Feeling right ranged from being uncomfortable, to actually being painful.
A lot of people (20%) didn’t pay attention to mileage, but really just ran them until the shoes fell apart. If that’s the kind of runner you are, you aren’t alone!
Is There a Certain Mileage To Replace My Running Shoes?
As I mentioned, shoe stores will tell you that you should replace your shoes every 300-500 miles–this is an estimation, though, and it doesn’t mean that at 300 miles your shoes are automatically broken.
There are a lot of factors–Light-footed runners’ shoes will last longer whereas heavy-footed runners will last for fewer miles.
The most important factor is how the shoes feel–if they are uncomfortable or painful to run in, it’s time to replace them. This may mean that your mileage is only 200 miles, or it could be 1500 miles! It all depends on you.
If you’re looking for a replacement timeframe, let’s look at the following example. Should you run an average of 15 miles per week, you will be looking at replacing your shoes every 5-8 months, if you follow the 300-500 recommended range.
A reliable way to keep track of the mileage done with your shoes is to track your runs via a GPS running application on your phone. By following your runs, you will be aware as soon as you hit the dreaded time-for-a-shoe-change.
How Long Do A Pair Of Running Shoes Last?
As mentioned before, the general average is between 300-500 miles. You can be a runner with a very light stroke and superior running form, which means that your shoes can last a little longer than a runner with a heavy heel-strike technique or a heavy pronator/supinator.
You can compare running shoes to a car’s shock system. Every time you drive, the shocks will absorb pressure and provide cushioning, making for a pleasant drive. Just as the shocks get worn out over time, so do your shoes’ midsoles.
When you experience this lack of compression, no more shock absorption, and a general flatness of the shoe, then it’s time to replace it. A worn-out midsole will happen at some time; it all depends on the milage of the shoe. Let us look at some estimates:
- Running 10 miles per week: The shoe should last between 10-12 months.
- Running 20 miles per week: The shoes should last between 4-6 months.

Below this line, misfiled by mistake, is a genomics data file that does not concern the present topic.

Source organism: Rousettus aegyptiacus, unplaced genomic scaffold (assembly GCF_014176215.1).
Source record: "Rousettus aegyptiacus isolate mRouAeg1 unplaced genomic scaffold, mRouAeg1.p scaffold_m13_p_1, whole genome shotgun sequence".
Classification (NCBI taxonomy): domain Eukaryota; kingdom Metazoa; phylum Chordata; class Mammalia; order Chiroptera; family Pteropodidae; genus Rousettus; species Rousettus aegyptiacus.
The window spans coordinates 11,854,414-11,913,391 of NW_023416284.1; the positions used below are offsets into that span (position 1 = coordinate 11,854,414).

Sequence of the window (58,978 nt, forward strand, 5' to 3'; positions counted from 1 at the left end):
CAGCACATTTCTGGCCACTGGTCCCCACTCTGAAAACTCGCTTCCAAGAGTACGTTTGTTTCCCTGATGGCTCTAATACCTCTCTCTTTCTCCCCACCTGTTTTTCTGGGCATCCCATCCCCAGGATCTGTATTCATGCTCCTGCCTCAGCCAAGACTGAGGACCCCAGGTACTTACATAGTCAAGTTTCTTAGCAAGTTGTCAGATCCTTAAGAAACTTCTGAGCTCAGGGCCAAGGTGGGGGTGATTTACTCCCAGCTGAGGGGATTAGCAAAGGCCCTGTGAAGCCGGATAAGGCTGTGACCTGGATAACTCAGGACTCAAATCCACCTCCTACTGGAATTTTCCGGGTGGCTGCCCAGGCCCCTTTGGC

- Running 40 miles per week: The shoes should last between 2-3 months.
That is to say, if you replace your shoes as often as 300-500 miles. Many people’s shoes last much longer. Some people’s running shoes last over 5 years for thousands of miles. Others last only 200 miles. There is no single answer that fits everyone, but you can expect a lifetime between 300-500.
How To Make Your Running Shoes Last Longer?
Every pair of running shoes that you buy will eventually find their way to the garbage bin. Nothing lasts forever, not even your favorite pair. There is no definite guarantee of how long a running shoe should last, just an estimate of 300-500 miles, and anything more than that is a bonus.
It makes you wonder if there are any possible ways to make your running shoes last a bit longer? Well, it turns out that there are ways to do this. Let us work through it and see if any of these methods could help your favorite pair put on a few extra miles.
Wear Them Less
This might be a confusing statement for some. Don’t start to run less frequently; instead, if you are running an errand, don’t do it in your running shoes. Wearing your super comfortable running shoes when performing non-running tasks like shopping, walking the dog, and working in the garden, will increase the mileage quickly.
Before you know it, the shoes’ average life expectancy will be a lot less than what you have bargained on.
One easy trick many people do is to wear their old pair of running shoes (the ones with all the holes in them) for doing stuff around the house.
Due to the extra mileage added on by performing activities you should have accomplished with your sneakers, your shoes will reach the 300–500-mile mark much quicker than anticipated. Standing on the shoe’s midsoles all the time will gradually ”kill” them, depending on how often you wear them for other activities can shorten their lifespan to 1-3 months!